The sounds that Bubber Miley gets out of his trumpet on “East St. Louis Toddle-Oo” are a great example of these kinds of sounds. These arrangements and different sounds are partially responsible for his success. Duke Ellington is said to be the most prolific American composer. Not just in jazz, but in any style of music.
He is one of three (Basie and Fletcher Henderson) of the bandleaders that are responsible for the modern big band instrumentation and big band style of jazz. His bands were playing this style of music long before the likes of Benny Goodman, Glenn Miller and the Dorsey Brothers. Duke Ellington died on May 24, 1974.

Dizzy Gillespie

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Trumpeter Dizzy Gillespie emerged in the middle 1940s as essentially the last in a series of symbolic progressions of virtuosity in jazz that culminated in the consolidation of bebop.

Gillespie was born Oct. 21, 1917, in Cheraw, S.C. Starting as a self-taught player, his natural gifts won him a scholarship at the Laurinburg Institute, where he studied for three years before moving to Philadelphia in 1935. He first recorded with Teddy Hill's band in New York, and his solo on "King Porter Stomp" is full of the fiery energy and youthful braggadocio of Eldridge, who Gillespie replaced in Hill's group. In 1939 he joined the Cab Calloway band and during its travels first encountered Parker in Kansas City.

In Calloway's band the guy getting the attention was to be Calloway, who was not amused at Gillespie's peculiar brand of antics that had a way of winking at the audience behind the leader's back. Fired in 1941, Gillespie moved to Lucky Millinder's orchestra, where, just as Parker's first alto solos were coming out on the Jay McShann Deccas, Gillespie recorded "Little John Special" for the same label. It not only included solo work every bit as provocative as Parker's, but it also had the singular riff that the jazz world would shortly come to know as "Salt Peanuts."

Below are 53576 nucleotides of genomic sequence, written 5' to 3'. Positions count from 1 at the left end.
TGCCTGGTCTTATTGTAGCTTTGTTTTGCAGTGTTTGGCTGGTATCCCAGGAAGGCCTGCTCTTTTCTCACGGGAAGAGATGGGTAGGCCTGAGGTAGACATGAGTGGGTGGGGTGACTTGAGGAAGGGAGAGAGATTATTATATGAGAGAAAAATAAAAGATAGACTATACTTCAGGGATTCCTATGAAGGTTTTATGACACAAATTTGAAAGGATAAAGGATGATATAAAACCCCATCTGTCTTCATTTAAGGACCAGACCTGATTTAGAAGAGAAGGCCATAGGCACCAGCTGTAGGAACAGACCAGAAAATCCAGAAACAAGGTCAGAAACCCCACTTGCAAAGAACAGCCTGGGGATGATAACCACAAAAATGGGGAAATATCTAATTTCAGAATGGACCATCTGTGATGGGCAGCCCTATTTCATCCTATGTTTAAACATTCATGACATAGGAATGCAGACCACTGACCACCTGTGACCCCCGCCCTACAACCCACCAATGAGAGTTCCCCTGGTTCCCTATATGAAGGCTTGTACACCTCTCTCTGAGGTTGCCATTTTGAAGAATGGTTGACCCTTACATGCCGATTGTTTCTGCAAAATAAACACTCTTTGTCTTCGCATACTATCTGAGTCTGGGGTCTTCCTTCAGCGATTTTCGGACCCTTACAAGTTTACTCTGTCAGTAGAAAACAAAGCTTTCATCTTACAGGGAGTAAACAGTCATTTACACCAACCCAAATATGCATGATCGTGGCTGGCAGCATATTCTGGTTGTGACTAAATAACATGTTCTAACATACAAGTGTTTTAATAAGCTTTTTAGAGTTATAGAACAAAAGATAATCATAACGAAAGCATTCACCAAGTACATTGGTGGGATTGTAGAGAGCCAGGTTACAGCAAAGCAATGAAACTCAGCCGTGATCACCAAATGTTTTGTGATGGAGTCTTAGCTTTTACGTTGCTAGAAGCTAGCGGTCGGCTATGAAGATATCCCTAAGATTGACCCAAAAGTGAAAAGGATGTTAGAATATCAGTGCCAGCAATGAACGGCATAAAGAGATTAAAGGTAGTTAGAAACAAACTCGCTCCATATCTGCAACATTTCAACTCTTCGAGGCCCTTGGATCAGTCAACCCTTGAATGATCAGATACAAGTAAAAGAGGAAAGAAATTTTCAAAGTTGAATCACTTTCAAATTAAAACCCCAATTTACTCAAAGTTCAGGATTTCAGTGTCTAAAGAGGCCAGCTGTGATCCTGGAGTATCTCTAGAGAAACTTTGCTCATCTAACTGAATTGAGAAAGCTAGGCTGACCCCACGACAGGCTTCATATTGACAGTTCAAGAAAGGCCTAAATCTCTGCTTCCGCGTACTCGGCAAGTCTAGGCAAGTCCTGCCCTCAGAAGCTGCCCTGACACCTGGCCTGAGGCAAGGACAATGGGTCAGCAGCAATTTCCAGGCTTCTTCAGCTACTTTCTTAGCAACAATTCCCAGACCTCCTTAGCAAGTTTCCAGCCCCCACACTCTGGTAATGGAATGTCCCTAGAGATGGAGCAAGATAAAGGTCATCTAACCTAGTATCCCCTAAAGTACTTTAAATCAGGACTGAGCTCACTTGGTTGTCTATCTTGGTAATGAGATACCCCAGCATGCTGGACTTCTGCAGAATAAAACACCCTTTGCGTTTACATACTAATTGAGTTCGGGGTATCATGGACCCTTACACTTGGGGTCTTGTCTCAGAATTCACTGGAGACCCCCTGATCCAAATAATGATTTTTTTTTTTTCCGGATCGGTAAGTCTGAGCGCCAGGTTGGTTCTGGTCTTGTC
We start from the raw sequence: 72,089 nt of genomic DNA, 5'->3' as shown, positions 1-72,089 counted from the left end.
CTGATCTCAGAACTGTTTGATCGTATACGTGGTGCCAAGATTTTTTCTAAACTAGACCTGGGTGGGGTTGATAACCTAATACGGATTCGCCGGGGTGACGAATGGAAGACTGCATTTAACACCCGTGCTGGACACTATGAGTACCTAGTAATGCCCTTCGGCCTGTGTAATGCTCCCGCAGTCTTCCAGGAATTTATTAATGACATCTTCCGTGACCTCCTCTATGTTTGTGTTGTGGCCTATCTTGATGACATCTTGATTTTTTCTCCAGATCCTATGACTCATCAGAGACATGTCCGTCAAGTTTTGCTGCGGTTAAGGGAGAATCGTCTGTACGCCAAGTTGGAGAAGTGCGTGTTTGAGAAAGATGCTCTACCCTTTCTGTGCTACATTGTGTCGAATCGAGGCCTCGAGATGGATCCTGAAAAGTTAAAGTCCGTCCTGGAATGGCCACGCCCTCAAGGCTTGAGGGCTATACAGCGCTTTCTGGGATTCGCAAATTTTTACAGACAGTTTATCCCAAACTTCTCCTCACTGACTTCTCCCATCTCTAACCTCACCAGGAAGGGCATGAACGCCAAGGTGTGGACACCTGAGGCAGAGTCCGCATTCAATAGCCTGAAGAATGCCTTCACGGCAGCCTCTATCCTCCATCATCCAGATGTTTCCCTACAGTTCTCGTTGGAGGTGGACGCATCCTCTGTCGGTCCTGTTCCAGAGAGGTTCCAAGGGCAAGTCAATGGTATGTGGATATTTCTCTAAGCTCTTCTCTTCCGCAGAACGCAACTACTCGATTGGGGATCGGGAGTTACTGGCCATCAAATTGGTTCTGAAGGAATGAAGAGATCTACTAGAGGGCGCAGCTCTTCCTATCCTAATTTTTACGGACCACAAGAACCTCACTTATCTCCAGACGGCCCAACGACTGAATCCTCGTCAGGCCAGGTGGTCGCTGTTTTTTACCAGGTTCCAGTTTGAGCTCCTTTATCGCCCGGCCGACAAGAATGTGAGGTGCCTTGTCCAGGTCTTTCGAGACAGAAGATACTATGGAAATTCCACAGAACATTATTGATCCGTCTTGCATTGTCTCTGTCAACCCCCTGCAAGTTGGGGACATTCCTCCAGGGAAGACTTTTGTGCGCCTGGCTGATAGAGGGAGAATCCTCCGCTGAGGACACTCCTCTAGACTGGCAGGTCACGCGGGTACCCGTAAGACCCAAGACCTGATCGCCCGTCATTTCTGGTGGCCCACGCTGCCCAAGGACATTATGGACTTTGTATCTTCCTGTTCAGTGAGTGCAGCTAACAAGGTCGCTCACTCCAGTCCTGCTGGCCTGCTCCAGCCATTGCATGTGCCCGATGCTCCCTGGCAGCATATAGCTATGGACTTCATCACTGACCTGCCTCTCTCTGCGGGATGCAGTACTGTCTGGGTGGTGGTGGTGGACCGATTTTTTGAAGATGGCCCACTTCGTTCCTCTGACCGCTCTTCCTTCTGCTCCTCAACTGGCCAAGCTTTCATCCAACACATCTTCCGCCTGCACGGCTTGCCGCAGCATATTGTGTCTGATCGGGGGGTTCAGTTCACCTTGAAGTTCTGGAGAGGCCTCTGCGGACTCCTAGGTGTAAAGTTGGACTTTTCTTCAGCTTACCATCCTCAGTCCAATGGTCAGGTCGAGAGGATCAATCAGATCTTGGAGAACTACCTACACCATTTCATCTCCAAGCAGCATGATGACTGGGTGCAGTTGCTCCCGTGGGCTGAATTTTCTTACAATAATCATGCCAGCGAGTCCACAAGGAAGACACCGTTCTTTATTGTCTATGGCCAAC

Dizzy made many recordings with Parker including performances such as "Groovin' High," "Dizzy Atmosphere" and "Hot House” and toured extensively throughout his life. He is also credited, along with several others, with bringing latin music and jazz together to form latin jazz. His composition “A Night In Tunisia” is an example of this form of jazz.

Gillespie's rapport with audiences was equally golden, yet never got in the way of the music he offered. He was a recipient of the Kennedy Center Honors in 1990. He died on Jan. 6, 1993, of cancer.

Count Basie

Count Basie, along with Duke Ellington, is one of the most well known big band leaders. His band, unlike Duke Ellington’s New York based ensemble, was based in Kansas City. The Basie band was influenced by the blues traditions in Kansas City and his music is much less refined.

Basie was also much less of a writer and composer than Duke, so most of his arrangements were done by his sidemen including Frank Foster and Billy Byers.

Many great musicians got their start in his band including Quincy Jones, Lester Young, Buddy Rich, “Philly” Jo Jones and Clark Terry.

His credits include TV and film appearances as well as many records and performances throughout the world. Basie died on April 26, 1984.

2016 Concert Pieces with Listening and Video links

Louis Armstrong and His Hot Seven – Potato Head Blues by Louis Armstrong

Louis Armstrong (trumpet), John Thomas (trombone), Johnny Dodds (clarinet),

Lil Armstrong (piano), Johnny St. Cyr (banjo), Pete Briggs (tuba)

and Baby Dodds (drums).

Recorded in Chicago on May 10th, 1927